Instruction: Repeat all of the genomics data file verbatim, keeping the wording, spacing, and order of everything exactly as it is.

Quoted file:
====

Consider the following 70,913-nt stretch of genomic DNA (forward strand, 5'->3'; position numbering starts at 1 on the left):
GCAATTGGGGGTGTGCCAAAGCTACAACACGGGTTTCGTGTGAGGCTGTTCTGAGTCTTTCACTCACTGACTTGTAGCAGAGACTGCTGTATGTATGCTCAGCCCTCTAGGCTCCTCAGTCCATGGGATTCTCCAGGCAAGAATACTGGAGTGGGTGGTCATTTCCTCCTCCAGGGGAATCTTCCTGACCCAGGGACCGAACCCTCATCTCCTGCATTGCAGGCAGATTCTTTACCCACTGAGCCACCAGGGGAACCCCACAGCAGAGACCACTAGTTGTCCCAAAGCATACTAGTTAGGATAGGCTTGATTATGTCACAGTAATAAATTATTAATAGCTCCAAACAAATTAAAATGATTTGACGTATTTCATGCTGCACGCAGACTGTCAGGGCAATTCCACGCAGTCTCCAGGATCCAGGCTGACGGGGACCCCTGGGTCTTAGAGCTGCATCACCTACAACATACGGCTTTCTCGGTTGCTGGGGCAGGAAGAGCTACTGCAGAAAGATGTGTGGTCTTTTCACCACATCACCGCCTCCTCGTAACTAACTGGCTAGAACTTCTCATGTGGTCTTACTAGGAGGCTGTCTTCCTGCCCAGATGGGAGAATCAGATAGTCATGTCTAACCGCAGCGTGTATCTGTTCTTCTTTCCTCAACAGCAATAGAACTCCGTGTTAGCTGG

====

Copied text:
Consider the following 70,913-nt stretch of genomic DNA (forward strand, 5'->3'; position numbering starts at 1 on the left):
GCAATTGGGGGTGTGCCAAAGCTACAACACGGGTTTCGTGTGAGGCTGTTCTGAGTCTTTCACTCACTGACTTGTAGCAGAGACTGCTGTATGTATGCTCAGCCCTCTAGGCTCCTCAGTCCATGGGATTCTCCAGGCAAGAATACTGGAGTGGGTGGTCATTTCCTCCTCCAGGGGAATCTTCCTGACCCAGGGACCGAACCCTCATCTCCTGCATTGCAGGCAGATTCTTTACCCACTGAGCCACCAGGGGAACCCCACAGCAGAGACCACTAGTTGTCCCAAAGCATACTAGTTAGGATAGGCTTGATTATGTCACAGTAATAAATTATTAATAGCTCCAAACAAATTAAAATGATTTGACGTATTTCATGCTGCACGCAGACTGTCAGGGCAATTCCACGCAGTCTCCAGGATCCAGGCTGACGGGGACCCCTGGGTCTTAGAGCTGCATCACCTACAACATACGGCTTTCTCGGTTGCTGGGGCAGGAAGAGCTACTGCAGAAAGATGTGTGGTCTTTTCACCACATCACCGCCTCCTCGTAACTAACTGGCTAGAACTTCTCATGTGGTCTTACTAGGAGGCTGTCTTCCTGCCCAGATGGGAGAATCAGATAGTCATGTCTAACCGCAGCGTGTATCTGTTCTTCTTTCCTCAACAGCAATAGAACTCCGTGTTAGCTGG